Google

Pledge Here to Hire Displaced Insurance Industry Workers

Written on:June 5, 2009
Comments
Add One

When the health insurance industry is dismantled, many people will be out of jobs.  Some have expressed humanitarian concern for those displaced workers and their families.  (Did the buggy whip industry have such vocal humantiarian supporters?)

Of course in a reformed health financing system with universal coverage, unlike workers who lose their jobs now, those displaced workers will not have to worry about losing health insurance coverage for themselves or their families.

Concern for displaced insurance industry workers is often raised by those who favor an unregulated “free market” health insurance industry, i.e., more of the same, to raise fears and prevent change.  Often these concerns are raised in the same breath as fears that a reformed, universal coverage system would bankrupt the country and simply could not, or — on a moralistic basis — should not cover “illegals.”  Concern about covering “illegals” of course is code for “Send them back to where they came from.”

Rate the Insurer proposes to solve all these problems at the same time.  Here is what you can do.

(1) Take the pledge here now to hire a displaced insurance industry worker.

(2) When displaced industry workers are hired into many of the jobs currently taken by “illegals,” people who have come here to work will find they are unable to, and will go home.

  • Costs of covering “illegals” in our reformed, universal health care system is thereby neatly prevented.
  • Humanitarian support is provided to displaced insurance industry workers by giving them jobs that actually matter.

Let me begin.

I am pledging here now to hire Karen Ignani when she is displaced from her job in the health insurance industry.  She currently is president and CEO of America’s Health Insurance Plans (AHIP), the trade association representing the nation’s health maintenance organizations.

She may well be smart enough to be the receptionist in my practice, though I would of course have to assess that.   Of course in the reformed system with universal coverage, as a small business owner and operator, I would be able to provide her with health care benefits.  Or perhaps she could sign up for the public option.

In addition, though I would not be able to pay her at the bloated level she currently enjoys, I would commit to paying her at a level commensurate with what a doctoral level psychologist enjoys under managed care reimbursement.  That is not bad at all considering she has a Master’s degree.  Unfortunately for her that would mean pay at levels seen 20 years ago.  But, she would employed!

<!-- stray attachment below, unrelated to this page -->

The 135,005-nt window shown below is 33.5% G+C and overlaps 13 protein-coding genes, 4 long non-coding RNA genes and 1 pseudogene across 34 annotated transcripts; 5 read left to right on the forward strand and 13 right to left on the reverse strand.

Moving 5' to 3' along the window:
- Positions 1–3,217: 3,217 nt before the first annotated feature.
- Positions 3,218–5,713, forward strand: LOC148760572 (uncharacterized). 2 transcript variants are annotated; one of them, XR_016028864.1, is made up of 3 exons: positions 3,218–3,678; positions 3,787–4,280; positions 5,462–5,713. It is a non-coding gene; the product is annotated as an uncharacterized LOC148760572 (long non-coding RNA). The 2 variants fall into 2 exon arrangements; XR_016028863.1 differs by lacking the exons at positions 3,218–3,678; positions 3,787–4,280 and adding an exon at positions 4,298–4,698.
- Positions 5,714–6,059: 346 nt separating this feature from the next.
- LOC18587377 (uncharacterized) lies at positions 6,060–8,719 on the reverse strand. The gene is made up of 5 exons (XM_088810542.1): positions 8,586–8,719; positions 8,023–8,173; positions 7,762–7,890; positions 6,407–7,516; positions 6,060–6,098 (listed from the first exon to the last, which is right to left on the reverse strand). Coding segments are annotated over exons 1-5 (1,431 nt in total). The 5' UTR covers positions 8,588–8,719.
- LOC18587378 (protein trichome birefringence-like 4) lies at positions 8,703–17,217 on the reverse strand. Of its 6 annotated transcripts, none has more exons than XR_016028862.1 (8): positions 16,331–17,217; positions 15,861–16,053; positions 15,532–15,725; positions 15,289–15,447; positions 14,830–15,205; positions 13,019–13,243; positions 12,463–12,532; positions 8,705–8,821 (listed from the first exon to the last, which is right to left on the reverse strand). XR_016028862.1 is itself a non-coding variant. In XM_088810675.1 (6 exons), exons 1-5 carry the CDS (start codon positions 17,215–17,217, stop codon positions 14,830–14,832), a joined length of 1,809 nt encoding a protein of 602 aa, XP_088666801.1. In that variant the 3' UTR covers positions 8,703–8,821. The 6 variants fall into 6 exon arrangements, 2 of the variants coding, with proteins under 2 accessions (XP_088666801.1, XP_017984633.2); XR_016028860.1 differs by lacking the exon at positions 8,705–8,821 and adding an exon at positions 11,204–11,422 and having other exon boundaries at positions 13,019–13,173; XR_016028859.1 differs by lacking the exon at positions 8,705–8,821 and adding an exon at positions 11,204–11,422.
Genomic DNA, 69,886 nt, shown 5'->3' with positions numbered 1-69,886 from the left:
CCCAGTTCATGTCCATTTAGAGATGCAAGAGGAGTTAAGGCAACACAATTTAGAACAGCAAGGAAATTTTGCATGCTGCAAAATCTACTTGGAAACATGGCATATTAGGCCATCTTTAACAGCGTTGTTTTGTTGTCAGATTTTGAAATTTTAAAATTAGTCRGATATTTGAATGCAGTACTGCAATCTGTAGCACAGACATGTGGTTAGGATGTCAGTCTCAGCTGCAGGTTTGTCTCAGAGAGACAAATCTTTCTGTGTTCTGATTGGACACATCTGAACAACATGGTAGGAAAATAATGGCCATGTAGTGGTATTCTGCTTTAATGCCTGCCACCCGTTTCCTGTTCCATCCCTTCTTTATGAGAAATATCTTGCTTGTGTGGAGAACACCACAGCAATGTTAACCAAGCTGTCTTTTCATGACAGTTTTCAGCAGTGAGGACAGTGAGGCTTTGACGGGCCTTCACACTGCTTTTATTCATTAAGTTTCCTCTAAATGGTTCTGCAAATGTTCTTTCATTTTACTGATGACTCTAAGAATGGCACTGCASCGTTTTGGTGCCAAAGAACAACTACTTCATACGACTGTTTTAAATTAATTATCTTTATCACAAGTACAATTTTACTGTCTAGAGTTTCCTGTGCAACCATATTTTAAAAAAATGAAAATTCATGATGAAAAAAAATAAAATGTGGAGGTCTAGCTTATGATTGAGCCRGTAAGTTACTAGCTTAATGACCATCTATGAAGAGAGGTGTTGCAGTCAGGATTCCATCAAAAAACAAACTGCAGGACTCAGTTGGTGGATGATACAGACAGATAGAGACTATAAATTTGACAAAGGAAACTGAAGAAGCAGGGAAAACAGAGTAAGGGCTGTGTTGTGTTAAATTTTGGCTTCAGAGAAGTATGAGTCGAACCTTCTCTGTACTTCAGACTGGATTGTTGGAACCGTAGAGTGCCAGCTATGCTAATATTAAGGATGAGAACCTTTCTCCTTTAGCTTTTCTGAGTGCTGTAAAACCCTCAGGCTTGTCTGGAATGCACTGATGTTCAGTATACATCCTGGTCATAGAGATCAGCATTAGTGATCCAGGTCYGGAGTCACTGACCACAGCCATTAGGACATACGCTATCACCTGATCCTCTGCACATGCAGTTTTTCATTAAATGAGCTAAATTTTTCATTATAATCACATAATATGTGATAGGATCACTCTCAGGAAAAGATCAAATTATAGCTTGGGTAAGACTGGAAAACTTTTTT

Of course we’d have to implement pay-for-performance measures in my business whereby we would establish measures of success, goals and progress would have to be documented, perhaps with contacts to my call-in center every three days so on the job to authorize continued payment.  Telephonic authorization unfortunately would not be a guarantee of payment, but would be subject to the terms of the employment agreement in effect at the time as determined by my consulting employment management company.  (I hear Ingenix is getting into that business).

Alternately, I would commit to allow her to mow my lawn twice a week and shovel the snow any time we have a snowfall greater than 2 inches.  Not a bad deal in Madison, WI.

So, won’t you please join me in pledging to hire a displaced insurance industry worker?   Give a job to an unemployed, legal American.  You can be a great American, help your country solve two problems at the same time, AND obtain cost-effective, performance-based labor in your own business.

Please comment below to enter the name of a displaced insurance industry worker, the potential work you might have available, and an estimate of pay.  You may also pledge to hire an unnamed displaced insurance industry worker.  Thank you for your humanitarian concern for displaced health insurance industry workers and your patriotic support for solving our health care financing crisis.

Share

Leave a Comment